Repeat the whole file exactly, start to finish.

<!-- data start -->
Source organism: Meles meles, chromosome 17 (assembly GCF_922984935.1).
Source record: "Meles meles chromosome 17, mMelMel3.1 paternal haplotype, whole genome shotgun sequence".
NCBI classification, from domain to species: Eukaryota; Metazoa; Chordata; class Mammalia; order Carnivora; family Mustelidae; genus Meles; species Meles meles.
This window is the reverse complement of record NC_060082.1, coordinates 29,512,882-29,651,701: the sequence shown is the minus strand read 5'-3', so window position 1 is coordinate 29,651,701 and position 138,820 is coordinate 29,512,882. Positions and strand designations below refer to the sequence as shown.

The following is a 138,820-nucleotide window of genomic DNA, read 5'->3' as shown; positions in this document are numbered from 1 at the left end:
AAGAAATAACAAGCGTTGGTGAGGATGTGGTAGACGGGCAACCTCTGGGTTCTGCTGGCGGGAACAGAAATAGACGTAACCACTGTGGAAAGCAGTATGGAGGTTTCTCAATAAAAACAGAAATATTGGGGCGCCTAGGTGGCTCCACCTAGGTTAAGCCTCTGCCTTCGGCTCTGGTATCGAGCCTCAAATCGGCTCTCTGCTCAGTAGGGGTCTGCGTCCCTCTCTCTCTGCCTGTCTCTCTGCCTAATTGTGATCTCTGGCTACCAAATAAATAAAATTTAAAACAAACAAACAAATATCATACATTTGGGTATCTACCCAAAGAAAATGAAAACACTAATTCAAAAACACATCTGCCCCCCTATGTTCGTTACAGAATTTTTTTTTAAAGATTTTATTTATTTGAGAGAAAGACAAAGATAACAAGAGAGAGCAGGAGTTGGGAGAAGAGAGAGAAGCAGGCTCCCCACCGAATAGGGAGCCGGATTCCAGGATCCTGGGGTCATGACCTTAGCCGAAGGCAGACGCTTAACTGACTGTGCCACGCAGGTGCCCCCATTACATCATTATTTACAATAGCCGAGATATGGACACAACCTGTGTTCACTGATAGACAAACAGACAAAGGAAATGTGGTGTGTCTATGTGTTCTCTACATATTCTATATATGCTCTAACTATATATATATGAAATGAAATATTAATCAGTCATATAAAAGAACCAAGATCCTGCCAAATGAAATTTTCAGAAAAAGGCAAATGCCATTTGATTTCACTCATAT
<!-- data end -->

Source organism: Meles meles, chromosome 17 (assembly GCF_922984935.1).
Source record: "Meles meles chromosome 17, mMelMel3.1 paternal haplotype, whole genome shotgun sequence".
NCBI classification, from domain to species: Eukaryota; Metazoa; Chordata; class Mammalia; order Carnivora; family Mustelidae; genus Meles; species Meles meles.
This window is the reverse complement of record NC_060082.1, coordinates 29,512,882-29,651,701: the sequence shown is the minus strand read 5'-3', so window position 1 is coordinate 29,651,701 and position 138,820 is coordinate 29,512,882. Positions and strand designations below refer to the sequence as shown.

The following is a 138,820-nucleotide window of genomic DNA, read 5'->3' as shown; positions in this document are numbered from 1 at the left end:
AAGAAATAACAAGCGTTGGTGAGGATGTGGTAGACGGGCAACCTCTGGGTTCTGCTGGCGGGAACAGAAATAGACGTAACCACTGTGGAAAGCAGTATGGAGGTTTCTCAATAAAAACAGAAATATTGGGGCGCCTAGGTGGCTCCACCTAGGTTAAGCCTCTGCCTTCGGCTCTGGTATCGAGCCTCAAATCGGCTCTCTGCTCAGTAGGGGTCTGCGTCCCTCTCTCTCTGCCTGTCTCTCTGCCTAATTGTGATCTCTGGCTACCAAATAAATAAAATTTAAAACAAACAAACAAATATCATACATTTGGGTATCTACCCAAAGAAAATGAAAACACTAATTCAAAAACACATCTGCCCCCCTATGTTCGTTACAGAATTTTTTTTTAAAGATTTTATTTATTTGAGAGAAAGACAAAGATAACAAGAGAGAGCAGGAGTTGGGAGAAGAGAGAGAAGCAGGCTCCCCACCGAATAGGGAGCCGGATTCCAGGATCCTGGGGTCATGACCTTAGCCGAAGGCAGACGCTTAACTGACTGTGCCACGCAGGTGCCCCCATTACATCATTATTTACAATAGCCGAGATATGGACACAACCTGTGTTCACTGATAGACAAACAGACAAAGGAAATGTGGTGTGTCTATGTGTTCTCTACATATTCTATATATGCTCTAACTATATATATATGAAATGAAATATTAATCAGTCATATAAAAGAACCAAGATCCTGCCAAATGAAATTTTCAGAAAAAGGCAAATGCCATTTGATTTCACTCATAT